I was shopping around for Public Liability insurance and several companies asked me a lot more questions than before, some of them were quite sensitive. Why are they doing this?

In most instances they are likely to be trying to best assist you and supplying adequate cover for your needs (not always the same as what you ‘want’).

Although the Insurance Act 2015 does not come in to force until August 2016 many insurers and brokers have already tried to adopt the practices required to comply and have started to implement them early. This on the whole is very good news for people buying insurance since the Act largely benefits the consumers.

The Act puts more emphasis on Insurers and brokers especially to assess their customer’s needs and offer appropriate cover, NOT the cheapest. That said they should not be failing to provide the cheapest quote if it is suitable.

So what details do they need to take to do their job? Firstly, you have the standard insurance questions that are required for all policies such as; name and contact details as well as questions on criminal convictions, bankruptcies, county court judgments and claims. Please make sure these are disclosed, depending on the policy and how old the incidents were and what they were for will affect the insurers desirability to offer to cover so failure to disclose can void your cover. A typical example is that having a CCJ is unlikely to have a major effect on Liability insurance but is more likely to have an impact if it hasn’t been settled on a policy involving theft or damage cover.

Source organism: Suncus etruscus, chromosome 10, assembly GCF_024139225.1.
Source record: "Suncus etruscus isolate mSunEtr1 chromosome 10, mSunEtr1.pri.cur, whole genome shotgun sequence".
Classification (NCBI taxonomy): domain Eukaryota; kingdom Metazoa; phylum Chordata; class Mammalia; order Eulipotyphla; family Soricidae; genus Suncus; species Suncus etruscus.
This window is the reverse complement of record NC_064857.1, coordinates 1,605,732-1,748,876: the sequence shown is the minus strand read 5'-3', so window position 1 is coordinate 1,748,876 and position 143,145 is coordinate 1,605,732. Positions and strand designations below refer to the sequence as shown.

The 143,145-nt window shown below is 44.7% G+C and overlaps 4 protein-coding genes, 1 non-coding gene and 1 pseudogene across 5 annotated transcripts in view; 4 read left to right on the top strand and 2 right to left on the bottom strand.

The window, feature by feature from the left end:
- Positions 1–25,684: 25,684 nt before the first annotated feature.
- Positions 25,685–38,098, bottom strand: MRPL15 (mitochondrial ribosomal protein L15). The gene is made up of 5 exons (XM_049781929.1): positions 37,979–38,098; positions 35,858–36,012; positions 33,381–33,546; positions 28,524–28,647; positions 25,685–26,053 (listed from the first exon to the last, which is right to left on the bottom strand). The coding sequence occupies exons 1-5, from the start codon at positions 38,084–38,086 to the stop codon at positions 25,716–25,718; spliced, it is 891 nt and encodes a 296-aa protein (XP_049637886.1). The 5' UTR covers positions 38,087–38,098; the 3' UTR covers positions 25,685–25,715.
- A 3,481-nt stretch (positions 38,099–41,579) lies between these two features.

With regards to Public Liability the most common question asked is “what is your turnover?” This helps to determine the size of your business and as such with an understanding of what you sell (and any other activities you undertake) a rough idea of your PL exposure. In most cases a retailer with a turnover of £1,000,000 has a great deal more exposure than another retailer that sells the same goods but only has a turnover of £50,000.

Normally with Public Liability you will also get Products Liability (if you are a retailer you shouldn’t have a policy without Products cover). The key information relating to this is also the turnover for the same reasons. Often they will ask if your stock is purchased within the EU and may sometimes refuse to insure you if it isn’t. This is because if one of your customers has a loss after something they bought off you potentially they will make a claim. If you have purchased the stock from a supplier in the EU the claim can potentially be subrogated back to your supplier. If you bought the stock from outside the EU the first point of contact in the EU for the goods is deemed liable with regards to any claim settlement. The insurer or you may still try and sue the original supplier as a separate matter.

If you have staff (even work experience or volunteers that are not family members) they will normally require the wage roll and the number of staff. This helps them estimate how much an employee is likely to be able to claim for lost earnings if they suffer an accident while working for you.

Finally, they may ask other questions relating to your business activities so they can better understand the cover they offer you is correct and meets your needs. Sometimes insurers and brokers will refuse to quote or assist if you do not take their recommendations or if you fail to insure correctly. They too are businesses and can face problems if they offer poor advice or incomplete insurance such as fines, poor customer relations or having to cancel policies due to lack of co-operation or providing adequate information.